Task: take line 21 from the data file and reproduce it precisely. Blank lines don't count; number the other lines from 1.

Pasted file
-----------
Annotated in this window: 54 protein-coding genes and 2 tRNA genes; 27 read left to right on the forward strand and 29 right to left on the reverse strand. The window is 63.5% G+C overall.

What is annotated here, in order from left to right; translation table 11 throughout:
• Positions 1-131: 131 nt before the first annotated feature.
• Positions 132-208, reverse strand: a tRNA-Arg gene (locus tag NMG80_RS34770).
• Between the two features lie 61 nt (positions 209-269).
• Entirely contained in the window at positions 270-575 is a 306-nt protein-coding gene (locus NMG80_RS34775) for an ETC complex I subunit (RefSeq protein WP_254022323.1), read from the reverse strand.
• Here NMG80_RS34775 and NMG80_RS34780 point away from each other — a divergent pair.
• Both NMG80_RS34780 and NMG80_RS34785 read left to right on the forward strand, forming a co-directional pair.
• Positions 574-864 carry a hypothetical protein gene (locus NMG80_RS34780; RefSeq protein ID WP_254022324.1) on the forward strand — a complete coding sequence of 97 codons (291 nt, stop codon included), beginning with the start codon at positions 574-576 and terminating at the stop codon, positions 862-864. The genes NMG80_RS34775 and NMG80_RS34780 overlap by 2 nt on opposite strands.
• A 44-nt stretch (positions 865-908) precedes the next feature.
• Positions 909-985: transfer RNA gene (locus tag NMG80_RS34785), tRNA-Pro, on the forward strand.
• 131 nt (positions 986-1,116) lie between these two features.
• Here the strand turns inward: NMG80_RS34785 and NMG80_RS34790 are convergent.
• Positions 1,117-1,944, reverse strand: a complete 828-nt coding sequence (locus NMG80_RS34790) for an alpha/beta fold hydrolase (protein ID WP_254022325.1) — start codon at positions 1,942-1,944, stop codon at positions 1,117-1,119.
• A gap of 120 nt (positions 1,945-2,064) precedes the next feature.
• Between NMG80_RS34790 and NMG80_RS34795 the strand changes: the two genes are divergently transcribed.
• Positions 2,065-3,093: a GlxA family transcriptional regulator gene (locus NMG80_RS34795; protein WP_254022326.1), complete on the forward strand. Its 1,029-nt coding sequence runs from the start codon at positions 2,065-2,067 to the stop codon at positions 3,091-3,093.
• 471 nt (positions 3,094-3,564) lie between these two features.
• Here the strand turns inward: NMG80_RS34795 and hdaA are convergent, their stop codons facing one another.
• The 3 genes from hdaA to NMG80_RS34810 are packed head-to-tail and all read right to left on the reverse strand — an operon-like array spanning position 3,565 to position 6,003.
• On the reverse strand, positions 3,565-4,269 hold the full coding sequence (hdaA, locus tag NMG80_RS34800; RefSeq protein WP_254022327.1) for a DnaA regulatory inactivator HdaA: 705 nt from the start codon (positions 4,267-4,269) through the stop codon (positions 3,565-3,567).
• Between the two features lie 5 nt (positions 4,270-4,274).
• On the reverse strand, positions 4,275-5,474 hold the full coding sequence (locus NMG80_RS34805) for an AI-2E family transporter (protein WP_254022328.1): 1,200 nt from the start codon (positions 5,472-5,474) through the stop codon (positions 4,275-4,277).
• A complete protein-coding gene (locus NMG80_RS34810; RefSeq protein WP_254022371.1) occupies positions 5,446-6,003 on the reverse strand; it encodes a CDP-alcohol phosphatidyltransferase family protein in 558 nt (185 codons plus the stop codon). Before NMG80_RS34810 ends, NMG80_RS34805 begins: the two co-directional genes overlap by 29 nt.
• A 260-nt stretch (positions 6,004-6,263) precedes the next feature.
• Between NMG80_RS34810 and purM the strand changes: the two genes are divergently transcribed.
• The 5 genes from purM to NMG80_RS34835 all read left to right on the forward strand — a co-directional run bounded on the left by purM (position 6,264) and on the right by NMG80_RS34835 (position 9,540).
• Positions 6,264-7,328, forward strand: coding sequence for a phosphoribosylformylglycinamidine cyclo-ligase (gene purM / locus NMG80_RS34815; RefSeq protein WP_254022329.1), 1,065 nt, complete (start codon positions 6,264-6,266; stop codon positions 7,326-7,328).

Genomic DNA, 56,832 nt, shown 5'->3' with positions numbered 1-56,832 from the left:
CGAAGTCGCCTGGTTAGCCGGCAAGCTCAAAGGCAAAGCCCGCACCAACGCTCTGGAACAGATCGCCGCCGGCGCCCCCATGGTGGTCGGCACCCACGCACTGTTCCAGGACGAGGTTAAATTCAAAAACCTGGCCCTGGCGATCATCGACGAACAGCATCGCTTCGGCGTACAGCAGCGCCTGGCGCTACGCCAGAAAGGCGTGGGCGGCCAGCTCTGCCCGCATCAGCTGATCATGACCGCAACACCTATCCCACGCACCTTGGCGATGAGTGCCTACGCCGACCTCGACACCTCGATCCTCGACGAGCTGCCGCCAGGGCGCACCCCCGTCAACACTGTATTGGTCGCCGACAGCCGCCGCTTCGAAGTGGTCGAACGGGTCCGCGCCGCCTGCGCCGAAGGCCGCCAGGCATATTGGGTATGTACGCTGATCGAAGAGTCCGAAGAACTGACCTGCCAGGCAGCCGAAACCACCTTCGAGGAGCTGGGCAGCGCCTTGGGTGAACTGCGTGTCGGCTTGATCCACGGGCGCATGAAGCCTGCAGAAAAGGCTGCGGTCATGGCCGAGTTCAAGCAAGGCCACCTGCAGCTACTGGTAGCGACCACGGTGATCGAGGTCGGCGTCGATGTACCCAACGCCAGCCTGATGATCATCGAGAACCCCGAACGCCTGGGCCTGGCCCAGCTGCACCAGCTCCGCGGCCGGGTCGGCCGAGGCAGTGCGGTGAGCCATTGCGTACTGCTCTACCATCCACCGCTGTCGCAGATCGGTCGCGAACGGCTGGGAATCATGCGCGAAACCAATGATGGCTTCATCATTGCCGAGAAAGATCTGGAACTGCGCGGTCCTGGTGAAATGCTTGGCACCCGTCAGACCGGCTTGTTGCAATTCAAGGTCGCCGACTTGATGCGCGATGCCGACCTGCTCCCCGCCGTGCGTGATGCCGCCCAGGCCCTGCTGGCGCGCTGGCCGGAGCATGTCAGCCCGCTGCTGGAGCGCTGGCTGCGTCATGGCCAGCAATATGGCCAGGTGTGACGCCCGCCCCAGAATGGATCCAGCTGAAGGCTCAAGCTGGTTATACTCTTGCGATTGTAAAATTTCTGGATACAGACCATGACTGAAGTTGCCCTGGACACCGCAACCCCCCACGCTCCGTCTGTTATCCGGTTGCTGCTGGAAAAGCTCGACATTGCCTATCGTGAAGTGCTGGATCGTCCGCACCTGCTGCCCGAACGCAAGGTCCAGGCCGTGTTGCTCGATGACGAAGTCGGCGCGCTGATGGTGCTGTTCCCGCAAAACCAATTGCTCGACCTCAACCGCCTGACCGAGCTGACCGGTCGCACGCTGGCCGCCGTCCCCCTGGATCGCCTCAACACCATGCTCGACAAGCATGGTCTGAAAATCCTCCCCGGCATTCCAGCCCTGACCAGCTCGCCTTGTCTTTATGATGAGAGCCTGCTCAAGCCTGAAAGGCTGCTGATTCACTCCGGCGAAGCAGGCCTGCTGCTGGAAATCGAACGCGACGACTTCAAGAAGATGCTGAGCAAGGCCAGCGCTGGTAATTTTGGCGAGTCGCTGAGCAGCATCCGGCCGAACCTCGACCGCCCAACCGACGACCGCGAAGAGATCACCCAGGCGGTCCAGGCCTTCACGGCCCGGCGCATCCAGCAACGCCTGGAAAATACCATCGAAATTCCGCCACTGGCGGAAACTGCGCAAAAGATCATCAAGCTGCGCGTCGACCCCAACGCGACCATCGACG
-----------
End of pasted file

• On the reverse strand, positions 3,565-4,269 hold the full coding sequence (hdaA, locus tag NMG80_RS34800; RefSeq protein WP_254022327.1) for a DnaA regulatory inactivator HdaA: 705 nt from the start codon (positions 4,267-4,269) through the stop codon (positions 3,565-3,567).